Three Huntington High School students were among a group of sensational teenagers honored at the town’s 24th annual Hispanic heritage celebration at the Adam Spector Auditorium at Jack Abrams STEM Magnet School last Friday night.
Sponsored by the town’s Hispanic Task Force, the evening included several performances as well as remarks by local and state elected officials.
Huntington High School juniors Ricardo Romero, Claudia Villatoro and Anyi Mancia-Matute were each presented with a Student Achievement Award.
Superintendent James W. Polansky, Principal Brenden Cusack, Assistant Principal Dr. Lisette Lors, Huntington School Board President Jennifer Hebert and Trustee Linda Tine-D’Anna were in attendance for the celebration.
Following the ceremony the crowd went across the hallway and enjoyed a full dinner in the gymnasium, sitting at dozens of tables that were arranged in the large space. The Triple M Fiesta Band kept things lively with upbeat music.
“We were pleased to provide the venue and to participate in celebrating the impact of Hispanic heritage on the local community,” Mr. Polansky said. The evening featured an incredible display of student talent from across the town, including a group of phenomenal dancers from Huntington High School. The event also provided us with an opportunity to recognize and celebrate the ongoing academic and extracurricular accomplishments of an outstanding group of Huntington High School honorees. Great things lie ahead for each of them.”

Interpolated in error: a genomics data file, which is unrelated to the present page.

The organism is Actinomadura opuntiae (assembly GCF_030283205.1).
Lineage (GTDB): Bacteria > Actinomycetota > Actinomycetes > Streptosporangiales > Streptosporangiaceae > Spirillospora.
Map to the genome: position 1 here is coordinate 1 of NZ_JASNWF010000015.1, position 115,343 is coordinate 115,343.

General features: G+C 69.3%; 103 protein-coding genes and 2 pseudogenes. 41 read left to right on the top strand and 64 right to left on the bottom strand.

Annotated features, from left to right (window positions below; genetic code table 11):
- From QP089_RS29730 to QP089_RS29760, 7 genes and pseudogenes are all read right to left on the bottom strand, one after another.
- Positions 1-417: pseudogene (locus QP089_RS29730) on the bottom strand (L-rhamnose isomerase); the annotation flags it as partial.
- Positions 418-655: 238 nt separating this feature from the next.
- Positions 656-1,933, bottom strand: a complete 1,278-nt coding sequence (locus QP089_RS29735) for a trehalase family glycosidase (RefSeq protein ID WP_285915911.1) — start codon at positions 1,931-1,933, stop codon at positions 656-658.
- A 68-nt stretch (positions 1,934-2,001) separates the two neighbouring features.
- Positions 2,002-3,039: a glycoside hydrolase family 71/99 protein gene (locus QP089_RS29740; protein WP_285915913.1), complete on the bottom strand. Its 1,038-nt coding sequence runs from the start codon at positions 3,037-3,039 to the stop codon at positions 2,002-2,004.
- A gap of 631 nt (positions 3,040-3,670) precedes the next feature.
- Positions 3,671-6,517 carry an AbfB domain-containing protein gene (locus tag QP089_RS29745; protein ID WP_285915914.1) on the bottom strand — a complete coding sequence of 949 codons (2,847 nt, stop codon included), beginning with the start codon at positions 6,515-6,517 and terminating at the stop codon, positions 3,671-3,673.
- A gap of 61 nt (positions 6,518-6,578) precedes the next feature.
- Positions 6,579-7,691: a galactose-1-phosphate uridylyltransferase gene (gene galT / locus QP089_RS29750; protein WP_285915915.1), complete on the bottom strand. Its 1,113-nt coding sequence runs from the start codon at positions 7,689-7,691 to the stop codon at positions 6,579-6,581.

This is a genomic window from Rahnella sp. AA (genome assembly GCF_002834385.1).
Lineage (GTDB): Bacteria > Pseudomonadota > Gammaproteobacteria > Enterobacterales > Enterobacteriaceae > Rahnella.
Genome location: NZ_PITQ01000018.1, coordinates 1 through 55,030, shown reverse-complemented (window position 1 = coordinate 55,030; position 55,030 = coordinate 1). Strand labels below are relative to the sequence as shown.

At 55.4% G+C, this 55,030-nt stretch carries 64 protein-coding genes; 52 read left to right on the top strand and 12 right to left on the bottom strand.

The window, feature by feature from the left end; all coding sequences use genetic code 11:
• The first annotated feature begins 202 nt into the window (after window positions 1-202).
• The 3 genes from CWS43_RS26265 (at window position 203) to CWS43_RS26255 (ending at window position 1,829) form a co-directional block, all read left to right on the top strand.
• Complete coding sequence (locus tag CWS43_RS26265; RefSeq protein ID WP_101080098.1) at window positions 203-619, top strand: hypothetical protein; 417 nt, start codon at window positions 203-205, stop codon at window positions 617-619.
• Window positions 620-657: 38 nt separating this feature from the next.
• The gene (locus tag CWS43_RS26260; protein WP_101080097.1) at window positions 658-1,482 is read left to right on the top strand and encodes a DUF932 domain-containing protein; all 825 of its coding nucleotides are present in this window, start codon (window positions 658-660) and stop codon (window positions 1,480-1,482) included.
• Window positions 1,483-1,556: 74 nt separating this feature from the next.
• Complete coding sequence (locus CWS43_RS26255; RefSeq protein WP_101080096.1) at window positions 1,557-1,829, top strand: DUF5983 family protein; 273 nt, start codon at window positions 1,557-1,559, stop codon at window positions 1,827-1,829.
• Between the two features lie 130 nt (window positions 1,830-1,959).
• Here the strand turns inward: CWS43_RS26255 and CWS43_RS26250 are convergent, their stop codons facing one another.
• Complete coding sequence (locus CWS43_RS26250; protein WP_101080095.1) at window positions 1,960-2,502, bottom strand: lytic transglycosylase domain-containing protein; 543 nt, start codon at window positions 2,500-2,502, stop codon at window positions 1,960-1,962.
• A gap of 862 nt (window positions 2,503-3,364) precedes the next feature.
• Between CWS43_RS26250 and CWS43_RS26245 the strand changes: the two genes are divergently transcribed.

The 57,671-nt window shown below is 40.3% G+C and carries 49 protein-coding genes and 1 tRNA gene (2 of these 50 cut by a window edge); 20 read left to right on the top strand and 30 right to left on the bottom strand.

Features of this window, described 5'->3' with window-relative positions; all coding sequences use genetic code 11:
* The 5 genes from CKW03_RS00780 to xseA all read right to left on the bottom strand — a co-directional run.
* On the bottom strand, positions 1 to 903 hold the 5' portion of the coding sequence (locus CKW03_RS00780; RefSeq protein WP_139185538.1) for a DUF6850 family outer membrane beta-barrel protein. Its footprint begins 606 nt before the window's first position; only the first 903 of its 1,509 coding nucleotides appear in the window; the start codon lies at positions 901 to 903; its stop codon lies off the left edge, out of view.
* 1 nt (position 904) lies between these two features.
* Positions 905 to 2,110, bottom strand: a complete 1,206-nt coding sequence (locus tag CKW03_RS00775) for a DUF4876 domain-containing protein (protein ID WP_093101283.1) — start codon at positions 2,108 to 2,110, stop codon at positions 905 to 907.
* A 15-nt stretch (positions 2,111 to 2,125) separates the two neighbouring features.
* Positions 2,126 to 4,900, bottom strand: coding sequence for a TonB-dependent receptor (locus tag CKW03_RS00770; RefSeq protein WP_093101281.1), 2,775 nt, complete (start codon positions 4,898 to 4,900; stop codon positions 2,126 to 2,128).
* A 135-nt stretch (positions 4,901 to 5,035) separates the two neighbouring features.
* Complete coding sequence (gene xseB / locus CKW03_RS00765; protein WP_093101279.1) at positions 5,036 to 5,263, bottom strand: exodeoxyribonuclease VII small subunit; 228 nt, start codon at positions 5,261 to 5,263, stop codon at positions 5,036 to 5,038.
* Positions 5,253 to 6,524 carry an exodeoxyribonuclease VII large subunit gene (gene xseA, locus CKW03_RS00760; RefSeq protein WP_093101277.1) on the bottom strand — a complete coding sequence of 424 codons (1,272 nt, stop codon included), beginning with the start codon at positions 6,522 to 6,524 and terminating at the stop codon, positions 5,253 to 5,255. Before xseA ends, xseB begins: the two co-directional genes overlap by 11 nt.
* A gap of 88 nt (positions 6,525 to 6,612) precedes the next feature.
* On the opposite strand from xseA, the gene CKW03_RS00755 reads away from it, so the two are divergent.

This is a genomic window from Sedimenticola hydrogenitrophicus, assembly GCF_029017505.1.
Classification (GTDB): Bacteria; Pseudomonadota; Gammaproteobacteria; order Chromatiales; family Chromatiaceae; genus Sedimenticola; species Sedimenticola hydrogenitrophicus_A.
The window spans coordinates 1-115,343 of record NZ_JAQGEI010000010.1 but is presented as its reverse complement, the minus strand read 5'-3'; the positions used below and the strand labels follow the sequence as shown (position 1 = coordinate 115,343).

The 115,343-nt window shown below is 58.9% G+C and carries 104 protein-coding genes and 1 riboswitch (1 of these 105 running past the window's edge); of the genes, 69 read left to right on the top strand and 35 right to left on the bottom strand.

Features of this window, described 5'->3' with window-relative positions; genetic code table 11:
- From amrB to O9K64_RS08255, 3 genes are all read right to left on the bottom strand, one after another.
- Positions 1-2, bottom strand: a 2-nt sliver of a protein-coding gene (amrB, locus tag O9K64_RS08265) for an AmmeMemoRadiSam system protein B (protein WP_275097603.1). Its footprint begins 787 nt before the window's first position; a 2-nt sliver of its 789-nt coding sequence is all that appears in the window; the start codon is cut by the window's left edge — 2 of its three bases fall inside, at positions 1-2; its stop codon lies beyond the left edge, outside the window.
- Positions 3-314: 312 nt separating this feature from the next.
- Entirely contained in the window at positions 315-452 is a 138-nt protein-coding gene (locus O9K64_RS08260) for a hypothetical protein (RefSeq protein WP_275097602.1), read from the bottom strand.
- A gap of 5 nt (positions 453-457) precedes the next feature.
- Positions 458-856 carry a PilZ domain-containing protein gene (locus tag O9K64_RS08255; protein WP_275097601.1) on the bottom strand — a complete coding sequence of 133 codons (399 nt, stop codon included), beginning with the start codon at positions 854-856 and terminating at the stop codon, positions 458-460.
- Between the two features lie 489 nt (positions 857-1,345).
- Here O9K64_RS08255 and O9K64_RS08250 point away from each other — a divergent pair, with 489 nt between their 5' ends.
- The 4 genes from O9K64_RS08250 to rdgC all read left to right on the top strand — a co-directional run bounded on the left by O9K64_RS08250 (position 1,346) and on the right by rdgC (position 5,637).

The Huntington High School award winning trio was joined in the spotlight by a small group of fellow outstanding students from area high schools. A crowd of several hundred attended the event.
Ricardo Romero is top of the top students in Huntington High School’s junior class. The teenager’s schedule has been loaded with Advanced Placement and honors courses and he’s excelled in them, compiling an academic grade average in excess of 97.
A member of the high school’s Key Club, he has volunteered at the organization’s K-Factor talent show that raises thousands of dollars for the American Cancer Society. Driven, self-directed, goal-oriented; these are all words and terms that accurately describe Mr. Romero.
Born in El Salvador, Mr. Romero immigrated to the US at the tender age of four. In addition to his classes, clubs and volunteer work, he plays on a soccer team. He will be the first member of his family to graduate from high school. He intends to pursue science studies in college.
A first generation Salvadoran-American, Claudia Villatoro has challenged herself with AP and honors courses. The junior has earned fine grades and won over her teachers and classmates with her upbeat and friendly personality.
The teenager has interned at a hospital in Ecuador during the summer to further her interest in medicine. Ms. Villatoro was a key member of Huntington High School’s county championship mock trial team last spring. Treasurer of the science research club and a member of the Envirothon team, she even sets aside time to volunteer as a translator for St. Hugh of Lincoln Church’s religious education office.
While Ms. Villatoro isn’t sure if she’ll study law or medicine in college, she does intend to pursue a career where she can help others.
Anyi Mancia-Matute is a high-achieving young woman who is interested in a career as an accountant or attorney. The junior is a sensational student with a 96 academic average.
Born in Honduras, Ms. Mancia-Matute immigrated to the US as a four year old. The teenager plays on the Huntington tennis team, participates in the Key Club and China club and has been a Relay For Life team captain.
Ms. Mancia-Matute has captured a variety of academic awards. She also devotes time to helping others at the Tri-CYA. Her academic interests span every possible discipline.